• Dr. Atul Patel was of the opinion that in India Health Care Workers should be accorded third dose booster vaccination based on current data. Still, he maintained that the priority should be the primary vaccination of masses since it leads to a decrease in caseload, essential for containing the pandemic.
  • Dr. S.K. Gupta was categorical in saying that the booster dose trials in the Healthcare workers have not been done in India, and HCWs cannot be exposed to the side effects of the third dose booster out of the abundance of caution. And, it may not be wise to extrapolate data of Pfizer mRNA vaccine to Vector-based vaccines. mRNA vaccines primarily induce antibody responses, while Vector-based vaccines like Covishield have a higher effect on cell-mediated immunity, and Covaxin is likely to have a balance of the two. So, it will be best to wait for our own trials’ results rather than blindly following the West.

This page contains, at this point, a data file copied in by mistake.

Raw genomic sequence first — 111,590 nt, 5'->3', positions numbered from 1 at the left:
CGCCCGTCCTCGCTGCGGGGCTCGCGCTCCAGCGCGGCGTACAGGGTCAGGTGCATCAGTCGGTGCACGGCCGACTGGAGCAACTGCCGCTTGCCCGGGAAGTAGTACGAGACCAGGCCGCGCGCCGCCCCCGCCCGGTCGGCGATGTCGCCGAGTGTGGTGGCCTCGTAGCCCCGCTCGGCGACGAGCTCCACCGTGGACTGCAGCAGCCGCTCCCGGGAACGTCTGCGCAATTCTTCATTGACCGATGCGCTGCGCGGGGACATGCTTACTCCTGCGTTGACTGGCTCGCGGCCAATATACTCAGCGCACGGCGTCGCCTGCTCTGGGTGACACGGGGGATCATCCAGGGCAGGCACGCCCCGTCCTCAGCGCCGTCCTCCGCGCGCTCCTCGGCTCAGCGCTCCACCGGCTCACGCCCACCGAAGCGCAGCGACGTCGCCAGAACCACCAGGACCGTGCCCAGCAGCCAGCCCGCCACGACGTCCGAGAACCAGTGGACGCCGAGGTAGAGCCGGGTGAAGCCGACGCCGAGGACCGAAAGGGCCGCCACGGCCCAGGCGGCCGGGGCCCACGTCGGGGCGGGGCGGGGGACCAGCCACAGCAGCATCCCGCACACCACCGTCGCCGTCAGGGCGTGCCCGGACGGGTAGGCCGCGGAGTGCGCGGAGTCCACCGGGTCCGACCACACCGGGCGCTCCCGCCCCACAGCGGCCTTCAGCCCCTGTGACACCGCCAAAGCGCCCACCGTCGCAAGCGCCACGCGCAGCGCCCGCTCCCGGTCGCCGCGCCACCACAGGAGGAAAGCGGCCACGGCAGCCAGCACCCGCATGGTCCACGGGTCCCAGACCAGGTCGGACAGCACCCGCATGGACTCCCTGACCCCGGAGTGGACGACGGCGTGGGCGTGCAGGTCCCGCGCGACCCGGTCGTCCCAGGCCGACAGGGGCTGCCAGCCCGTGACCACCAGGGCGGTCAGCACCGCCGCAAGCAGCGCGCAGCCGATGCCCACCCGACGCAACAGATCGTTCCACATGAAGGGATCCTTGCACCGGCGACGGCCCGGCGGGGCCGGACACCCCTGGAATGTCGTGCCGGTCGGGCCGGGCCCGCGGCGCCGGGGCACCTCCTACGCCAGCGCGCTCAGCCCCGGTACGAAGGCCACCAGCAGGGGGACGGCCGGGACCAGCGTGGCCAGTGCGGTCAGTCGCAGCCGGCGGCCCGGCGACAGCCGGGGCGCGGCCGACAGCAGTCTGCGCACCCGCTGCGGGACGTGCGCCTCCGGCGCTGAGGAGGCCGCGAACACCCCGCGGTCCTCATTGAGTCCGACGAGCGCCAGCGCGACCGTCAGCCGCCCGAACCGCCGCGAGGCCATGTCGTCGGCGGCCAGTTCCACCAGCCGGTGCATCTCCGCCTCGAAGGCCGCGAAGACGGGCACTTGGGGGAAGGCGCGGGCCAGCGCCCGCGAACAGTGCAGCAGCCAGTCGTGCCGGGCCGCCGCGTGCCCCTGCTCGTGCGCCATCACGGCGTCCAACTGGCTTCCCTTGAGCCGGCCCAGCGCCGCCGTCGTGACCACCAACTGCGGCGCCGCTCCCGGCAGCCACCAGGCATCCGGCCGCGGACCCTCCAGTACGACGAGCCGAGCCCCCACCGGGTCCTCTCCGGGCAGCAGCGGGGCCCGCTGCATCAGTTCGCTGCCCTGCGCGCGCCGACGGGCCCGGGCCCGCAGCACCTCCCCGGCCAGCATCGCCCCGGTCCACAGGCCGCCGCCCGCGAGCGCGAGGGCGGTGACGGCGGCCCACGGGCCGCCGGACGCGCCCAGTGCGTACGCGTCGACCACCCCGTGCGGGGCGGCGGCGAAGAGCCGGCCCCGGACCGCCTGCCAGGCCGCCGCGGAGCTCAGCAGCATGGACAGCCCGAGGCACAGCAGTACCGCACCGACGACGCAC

Covid vaccination among Children?

  • India has a vast population of nearly 40 crore Children less than 18 years of age who are yet to be vaccinated. Vaccination of children is essential for opening up of the schools.
  • Though children have mild disease, nevertheless, children serve to transmit the infection to adults and the elderly. So, it is essential to vaccinate children to control the pandemic.
  • Govt. of India is keenly considering to start vaccination of children. Approval of Covaxin in children more than 2 years to 17 years by Subject Expert Committee DCGI should be seen as the first step in this direction. India already has ZyCov-D approved for 12 to 18 years of age.  India might start the vaccination of children soon after completing 1 billion doses of adult vaccinations, and the milestone is likely to be achieved in 3 to 5 days.